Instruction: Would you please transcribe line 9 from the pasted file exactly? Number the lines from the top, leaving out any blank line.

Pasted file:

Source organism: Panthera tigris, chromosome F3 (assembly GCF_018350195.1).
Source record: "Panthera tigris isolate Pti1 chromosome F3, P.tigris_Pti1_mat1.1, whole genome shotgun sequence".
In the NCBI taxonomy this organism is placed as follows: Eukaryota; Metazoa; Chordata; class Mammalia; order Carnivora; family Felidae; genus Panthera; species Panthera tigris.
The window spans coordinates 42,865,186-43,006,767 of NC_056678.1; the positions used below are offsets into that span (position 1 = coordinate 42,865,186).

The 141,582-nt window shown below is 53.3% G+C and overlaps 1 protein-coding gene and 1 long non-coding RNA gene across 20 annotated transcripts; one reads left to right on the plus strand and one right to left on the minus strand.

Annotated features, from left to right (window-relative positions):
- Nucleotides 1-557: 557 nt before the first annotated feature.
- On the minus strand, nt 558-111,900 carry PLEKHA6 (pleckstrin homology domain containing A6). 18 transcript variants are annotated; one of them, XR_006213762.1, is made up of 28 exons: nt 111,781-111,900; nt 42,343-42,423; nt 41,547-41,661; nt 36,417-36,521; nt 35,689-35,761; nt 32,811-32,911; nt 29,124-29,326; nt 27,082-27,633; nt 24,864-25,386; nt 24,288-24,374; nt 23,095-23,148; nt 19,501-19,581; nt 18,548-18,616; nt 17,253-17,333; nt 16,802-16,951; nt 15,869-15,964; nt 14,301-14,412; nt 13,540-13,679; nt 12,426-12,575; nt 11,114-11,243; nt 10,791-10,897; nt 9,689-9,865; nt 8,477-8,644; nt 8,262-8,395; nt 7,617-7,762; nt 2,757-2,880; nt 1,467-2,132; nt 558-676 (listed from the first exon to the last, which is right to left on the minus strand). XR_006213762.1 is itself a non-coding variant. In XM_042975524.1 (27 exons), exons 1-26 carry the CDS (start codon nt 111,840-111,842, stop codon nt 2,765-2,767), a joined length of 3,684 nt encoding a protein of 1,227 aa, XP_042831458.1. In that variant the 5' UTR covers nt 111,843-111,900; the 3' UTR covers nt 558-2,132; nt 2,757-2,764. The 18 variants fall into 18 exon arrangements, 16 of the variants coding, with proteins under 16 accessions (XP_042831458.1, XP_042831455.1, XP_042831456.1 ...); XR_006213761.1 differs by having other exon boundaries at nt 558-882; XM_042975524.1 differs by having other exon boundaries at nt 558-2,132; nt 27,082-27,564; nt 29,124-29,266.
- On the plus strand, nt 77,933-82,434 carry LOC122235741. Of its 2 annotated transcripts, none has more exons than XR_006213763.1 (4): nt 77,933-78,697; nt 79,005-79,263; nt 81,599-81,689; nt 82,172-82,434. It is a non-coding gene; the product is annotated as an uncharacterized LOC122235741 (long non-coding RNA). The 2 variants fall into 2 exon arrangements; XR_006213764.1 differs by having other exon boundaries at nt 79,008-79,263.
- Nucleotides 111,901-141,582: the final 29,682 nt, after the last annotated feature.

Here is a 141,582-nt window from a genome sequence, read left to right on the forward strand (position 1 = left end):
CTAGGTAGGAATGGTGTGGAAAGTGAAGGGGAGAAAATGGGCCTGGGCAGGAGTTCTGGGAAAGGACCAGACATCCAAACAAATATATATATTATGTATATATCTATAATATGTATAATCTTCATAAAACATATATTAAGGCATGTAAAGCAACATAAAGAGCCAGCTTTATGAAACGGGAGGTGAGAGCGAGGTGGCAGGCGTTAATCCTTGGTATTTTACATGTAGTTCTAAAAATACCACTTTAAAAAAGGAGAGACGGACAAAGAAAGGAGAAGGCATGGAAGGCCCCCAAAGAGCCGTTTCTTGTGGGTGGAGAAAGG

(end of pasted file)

- On the plus strand, nt 77,933-82,434 carry LOC122235741. Of its 2 annotated transcripts, none has more exons than XR_006213763.1 (4): nt 77,933-78,697; nt 79,005-79,263; nt 81,599-81,689; nt 82,172-82,434. It is a non-coding gene; the product is annotated as an uncharacterized LOC122235741 (long non-coding RNA). The 2 variants fall into 2 exon arrangements; XR_006213764.1 differs by having other exon boundaries at nt 79,008-79,263.